Chris Cooper (00:20:03):
I think it’s a skill you can practice. Yeah.


Greg Glassman (00:20:04):
Yeah. Good on him, though. Good on him. CrossFit is not an exercise program; it’s a fitness program. And thing that differentiates it is, for me, the fitness program involves the food part. It’s huge. How much? Axel Pflueger thinks it’s 40%. I think it’s more like 60. But we can argue about that. What I can’t do is, but with a few, few narrow exceptions, I can’t point to an eating adaptation that isn’t also an exercise adaptation. Increased bone density: I can do it with diet alone. If you don’t exercise and you eat shitty, I can increase your bone density without exercise. I can decrease your insulin resistance. I can increase your muscle mass. I learned that for—I had the wonderful experience of, in 1995, I wasn’t training for the first time in forever, but I was traveling with Barry Sears, and we were Zoning people. And so, for the first time ever, I got to have impact on nutrition where I wasn’t providing one physically, and I’d never seen that before. I knew what it looked like if you exercise and ate the way I told you. And I knew what it looked like if you exercise and eat the way the American College of Sports Medicine wants you to eat—you know the way that causes the chronic disease. But I’d never seen anyone eat right and not exercise. Never seen that. And so, to come back and revisit locales and find that there was an increase in muscle mass and bone density, and you know, it’s like, “Wow, you look like you’ve been exercising.” “Nope, I haven’t.” What happens if you do both together? Ah, it’s a jet stream of positive results.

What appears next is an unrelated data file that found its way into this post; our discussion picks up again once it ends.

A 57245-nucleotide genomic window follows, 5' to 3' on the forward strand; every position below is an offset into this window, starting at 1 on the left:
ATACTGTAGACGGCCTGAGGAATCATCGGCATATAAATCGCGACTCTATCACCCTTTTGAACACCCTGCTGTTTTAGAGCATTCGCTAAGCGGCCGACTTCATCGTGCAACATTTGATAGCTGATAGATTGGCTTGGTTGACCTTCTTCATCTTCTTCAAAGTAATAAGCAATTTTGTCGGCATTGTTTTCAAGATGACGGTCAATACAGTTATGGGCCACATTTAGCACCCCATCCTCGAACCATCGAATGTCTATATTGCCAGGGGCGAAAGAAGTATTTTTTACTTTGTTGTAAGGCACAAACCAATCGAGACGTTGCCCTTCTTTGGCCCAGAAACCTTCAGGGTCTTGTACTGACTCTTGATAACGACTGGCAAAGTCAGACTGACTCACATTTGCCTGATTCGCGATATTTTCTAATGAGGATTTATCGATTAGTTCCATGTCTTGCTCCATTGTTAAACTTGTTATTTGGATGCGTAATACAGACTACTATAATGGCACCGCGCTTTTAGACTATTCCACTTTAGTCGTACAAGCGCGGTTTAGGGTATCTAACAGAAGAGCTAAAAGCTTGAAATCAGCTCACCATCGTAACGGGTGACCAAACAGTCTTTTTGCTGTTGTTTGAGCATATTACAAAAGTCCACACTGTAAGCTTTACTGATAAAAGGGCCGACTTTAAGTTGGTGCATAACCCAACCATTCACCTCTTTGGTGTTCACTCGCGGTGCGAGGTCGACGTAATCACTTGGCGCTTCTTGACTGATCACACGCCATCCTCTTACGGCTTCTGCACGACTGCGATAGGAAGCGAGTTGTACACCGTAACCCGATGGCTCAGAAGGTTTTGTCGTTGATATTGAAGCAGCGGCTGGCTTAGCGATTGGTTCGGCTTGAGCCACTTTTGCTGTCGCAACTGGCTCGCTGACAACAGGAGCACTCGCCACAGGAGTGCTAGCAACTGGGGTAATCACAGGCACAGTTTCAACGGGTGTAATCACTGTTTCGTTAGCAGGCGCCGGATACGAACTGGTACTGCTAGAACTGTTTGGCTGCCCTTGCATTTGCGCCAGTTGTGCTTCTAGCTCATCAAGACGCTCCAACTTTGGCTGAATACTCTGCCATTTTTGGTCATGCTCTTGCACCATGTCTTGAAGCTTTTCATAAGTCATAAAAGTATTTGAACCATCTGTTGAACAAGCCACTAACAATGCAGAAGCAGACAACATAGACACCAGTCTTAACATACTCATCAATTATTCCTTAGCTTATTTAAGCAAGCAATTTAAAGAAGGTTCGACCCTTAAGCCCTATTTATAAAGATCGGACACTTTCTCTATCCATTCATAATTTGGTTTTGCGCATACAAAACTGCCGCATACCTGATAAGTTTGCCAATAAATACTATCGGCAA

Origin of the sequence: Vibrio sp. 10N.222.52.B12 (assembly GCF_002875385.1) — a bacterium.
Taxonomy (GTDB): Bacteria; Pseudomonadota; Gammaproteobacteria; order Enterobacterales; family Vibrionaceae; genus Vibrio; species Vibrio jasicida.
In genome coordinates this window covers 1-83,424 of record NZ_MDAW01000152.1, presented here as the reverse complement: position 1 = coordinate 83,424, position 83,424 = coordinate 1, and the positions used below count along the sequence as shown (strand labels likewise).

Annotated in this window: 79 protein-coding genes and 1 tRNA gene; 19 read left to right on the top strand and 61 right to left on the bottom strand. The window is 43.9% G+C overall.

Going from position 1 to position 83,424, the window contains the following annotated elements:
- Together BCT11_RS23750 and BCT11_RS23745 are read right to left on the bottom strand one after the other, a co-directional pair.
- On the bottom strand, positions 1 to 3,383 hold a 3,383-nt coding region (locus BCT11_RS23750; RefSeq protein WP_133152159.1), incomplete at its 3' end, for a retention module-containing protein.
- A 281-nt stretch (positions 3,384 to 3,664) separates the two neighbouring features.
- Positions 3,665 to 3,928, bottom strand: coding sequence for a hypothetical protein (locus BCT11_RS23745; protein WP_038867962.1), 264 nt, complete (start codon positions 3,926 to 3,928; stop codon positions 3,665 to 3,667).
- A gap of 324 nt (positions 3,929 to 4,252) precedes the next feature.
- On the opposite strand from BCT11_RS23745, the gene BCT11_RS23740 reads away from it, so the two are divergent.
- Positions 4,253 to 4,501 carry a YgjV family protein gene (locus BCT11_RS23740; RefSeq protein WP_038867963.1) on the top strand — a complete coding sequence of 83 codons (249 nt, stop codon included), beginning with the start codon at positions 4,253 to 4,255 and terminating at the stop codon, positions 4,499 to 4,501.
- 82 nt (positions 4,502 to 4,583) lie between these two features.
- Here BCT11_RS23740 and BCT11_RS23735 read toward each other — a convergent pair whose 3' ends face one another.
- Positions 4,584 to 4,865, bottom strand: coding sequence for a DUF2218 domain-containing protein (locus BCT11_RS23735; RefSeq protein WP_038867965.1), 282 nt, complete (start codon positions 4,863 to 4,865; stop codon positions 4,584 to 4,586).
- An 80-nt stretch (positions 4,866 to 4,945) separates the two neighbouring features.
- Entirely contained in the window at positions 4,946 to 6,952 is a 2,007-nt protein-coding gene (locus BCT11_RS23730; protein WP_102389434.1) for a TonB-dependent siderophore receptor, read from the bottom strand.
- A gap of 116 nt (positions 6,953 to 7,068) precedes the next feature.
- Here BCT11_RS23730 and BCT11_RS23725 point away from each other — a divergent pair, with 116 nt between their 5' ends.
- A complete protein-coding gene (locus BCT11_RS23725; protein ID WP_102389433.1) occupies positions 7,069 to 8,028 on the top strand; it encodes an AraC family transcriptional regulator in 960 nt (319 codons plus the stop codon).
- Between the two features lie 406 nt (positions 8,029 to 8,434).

Chris Cooper (00:22:01):